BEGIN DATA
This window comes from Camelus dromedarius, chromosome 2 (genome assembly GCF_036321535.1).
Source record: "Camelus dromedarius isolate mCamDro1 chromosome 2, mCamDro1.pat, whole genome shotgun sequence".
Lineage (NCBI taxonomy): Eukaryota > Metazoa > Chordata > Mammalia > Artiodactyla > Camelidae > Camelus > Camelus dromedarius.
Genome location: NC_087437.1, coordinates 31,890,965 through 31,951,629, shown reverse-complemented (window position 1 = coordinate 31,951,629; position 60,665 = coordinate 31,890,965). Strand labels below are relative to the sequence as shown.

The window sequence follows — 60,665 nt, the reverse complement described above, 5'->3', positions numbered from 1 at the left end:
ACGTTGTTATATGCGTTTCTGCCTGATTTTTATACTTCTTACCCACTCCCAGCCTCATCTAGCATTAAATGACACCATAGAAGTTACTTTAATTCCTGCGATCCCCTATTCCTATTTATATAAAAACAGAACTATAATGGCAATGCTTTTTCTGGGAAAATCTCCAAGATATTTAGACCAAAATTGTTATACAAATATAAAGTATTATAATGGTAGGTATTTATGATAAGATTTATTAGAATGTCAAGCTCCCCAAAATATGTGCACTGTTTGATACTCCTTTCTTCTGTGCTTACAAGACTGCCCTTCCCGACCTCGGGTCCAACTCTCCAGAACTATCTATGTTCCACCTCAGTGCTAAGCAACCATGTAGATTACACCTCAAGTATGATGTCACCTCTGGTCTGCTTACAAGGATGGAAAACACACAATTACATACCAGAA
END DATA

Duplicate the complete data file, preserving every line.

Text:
This window comes from Camelus dromedarius, chromosome 2 (genome assembly GCF_036321535.1).
Source record: "Camelus dromedarius isolate mCamDro1 chromosome 2, mCamDro1.pat, whole genome shotgun sequence".
Lineage (NCBI taxonomy): Eukaryota > Metazoa > Chordata > Mammalia > Artiodactyla > Camelidae > Camelus > Camelus dromedarius.
Genome location: NC_087437.1, coordinates 31,890,965 through 31,951,629, shown reverse-complemented (window position 1 = coordinate 31,951,629; position 60,665 = coordinate 31,890,965). Strand labels below are relative to the sequence as shown.

The window sequence follows — 60,665 nt, the reverse complement described above, 5'->3', positions numbered from 1 at the left end:
ACGTTGTTATATGCGTTTCTGCCTGATTTTTATACTTCTTACCCACTCCCAGCCTCATCTAGCATTAAATGACACCATAGAAGTTACTTTAATTCCTGCGATCCCCTATTCCTATTTATATAAAAACAGAACTATAATGGCAATGCTTTTTCTGGGAAAATCTCCAAGATATTTAGACCAAAATTGTTATACAAATATAAAGTATTATAATGGTAGGTATTTATGATAAGATTTATTAGAATGTCAAGCTCCCCAAAATATGTGCACTGTTTGATACTCCTTTCTTCTGTGCTTACAAGACTGCCCTTCCCGACCTCGGGTCCAACTCTCCAGAACTATCTATGTTCCACCTCAGTGCTAAGCAACCATGTAGATTACACCTCAAGTATGATGTCACCTCTGGTCTGCTTACAAGGATGGAAAACACACAATTACATACCAGAA